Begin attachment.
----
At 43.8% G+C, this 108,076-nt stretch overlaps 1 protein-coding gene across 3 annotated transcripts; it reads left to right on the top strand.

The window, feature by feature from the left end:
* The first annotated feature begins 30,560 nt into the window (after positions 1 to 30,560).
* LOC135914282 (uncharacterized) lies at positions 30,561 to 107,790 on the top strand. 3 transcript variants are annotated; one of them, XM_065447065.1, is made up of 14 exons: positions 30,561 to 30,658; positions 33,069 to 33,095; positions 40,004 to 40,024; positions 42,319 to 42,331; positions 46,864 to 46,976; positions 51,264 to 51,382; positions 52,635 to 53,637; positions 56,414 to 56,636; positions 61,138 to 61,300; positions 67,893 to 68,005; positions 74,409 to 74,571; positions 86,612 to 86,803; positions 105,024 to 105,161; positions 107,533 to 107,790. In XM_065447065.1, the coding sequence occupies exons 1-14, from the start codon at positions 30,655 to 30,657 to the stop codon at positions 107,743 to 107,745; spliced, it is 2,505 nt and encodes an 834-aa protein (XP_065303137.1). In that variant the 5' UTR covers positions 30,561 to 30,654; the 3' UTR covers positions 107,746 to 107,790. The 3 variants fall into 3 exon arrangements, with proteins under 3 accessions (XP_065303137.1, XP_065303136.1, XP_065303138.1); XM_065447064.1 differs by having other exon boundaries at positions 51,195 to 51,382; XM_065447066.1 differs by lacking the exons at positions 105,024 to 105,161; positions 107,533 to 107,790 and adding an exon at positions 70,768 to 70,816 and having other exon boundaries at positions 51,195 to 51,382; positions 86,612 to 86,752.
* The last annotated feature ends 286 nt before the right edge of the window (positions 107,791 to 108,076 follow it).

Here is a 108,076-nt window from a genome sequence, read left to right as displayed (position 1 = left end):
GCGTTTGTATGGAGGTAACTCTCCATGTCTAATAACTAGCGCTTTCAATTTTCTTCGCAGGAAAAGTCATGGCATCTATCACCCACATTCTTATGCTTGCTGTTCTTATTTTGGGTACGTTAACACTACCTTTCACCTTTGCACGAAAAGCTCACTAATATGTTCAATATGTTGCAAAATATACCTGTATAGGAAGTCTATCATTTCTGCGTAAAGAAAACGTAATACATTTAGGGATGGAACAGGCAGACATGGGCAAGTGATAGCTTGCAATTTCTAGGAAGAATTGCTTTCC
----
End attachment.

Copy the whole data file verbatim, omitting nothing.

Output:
At 43.8% G+C, this 108,076-nt stretch overlaps 1 protein-coding gene across 3 annotated transcripts; it reads left to right on the top strand.

The window, feature by feature from the left end:
* The first annotated feature begins 30,560 nt into the window (after positions 1 to 30,560).
* LOC135914282 (uncharacterized) lies at positions 30,561 to 107,790 on the top strand. 3 transcript variants are annotated; one of them, XM_065447065.1, is made up of 14 exons: positions 30,561 to 30,658; positions 33,069 to 33,095; positions 40,004 to 40,024; positions 42,319 to 42,331; positions 46,864 to 46,976; positions 51,264 to 51,382; positions 52,635 to 53,637; positions 56,414 to 56,636; positions 61,138 to 61,300; positions 67,893 to 68,005; positions 74,409 to 74,571; positions 86,612 to 86,803; positions 105,024 to 105,161; positions 107,533 to 107,790. In XM_065447065.1, the coding sequence occupies exons 1-14, from the start codon at positions 30,655 to 30,657 to the stop codon at positions 107,743 to 107,745; spliced, it is 2,505 nt and encodes an 834-aa protein (XP_065303137.1). In that variant the 5' UTR covers positions 30,561 to 30,654; the 3' UTR covers positions 107,746 to 107,790. The 3 variants fall into 3 exon arrangements, with proteins under 3 accessions (XP_065303137.1, XP_065303136.1, XP_065303138.1); XM_065447064.1 differs by having other exon boundaries at positions 51,195 to 51,382; XM_065447066.1 differs by lacking the exons at positions 105,024 to 105,161; positions 107,533 to 107,790 and adding an exon at positions 70,768 to 70,816 and having other exon boundaries at positions 51,195 to 51,382; positions 86,612 to 86,752.
* The last annotated feature ends 286 nt before the right edge of the window (positions 107,791 to 108,076 follow it).

Here is a 108,076-nt window from a genome sequence, read left to right as displayed (position 1 = left end):
GCGTTTGTATGGAGGTAACTCTCCATGTCTAATAACTAGCGCTTTCAATTTTCTTCGCAGGAAAAGTCATGGCATCTATCACCCACATTCTTATGCTTGCTGTTCTTATTTTGGGTACGTTAACACTACCTTTCACCTTTGCACGAAAAGCTCACTAATATGTTCAATATGTTGCAAAATATACCTGTATAGGAAGTCTATCATTTCTGCGTAAAGAAAACGTAATACATTTAGGGATGGAACAGGCAGACATGGGCAAGTGATAGCTTGCAATTTCTAGGAAGAATTGCTTTCC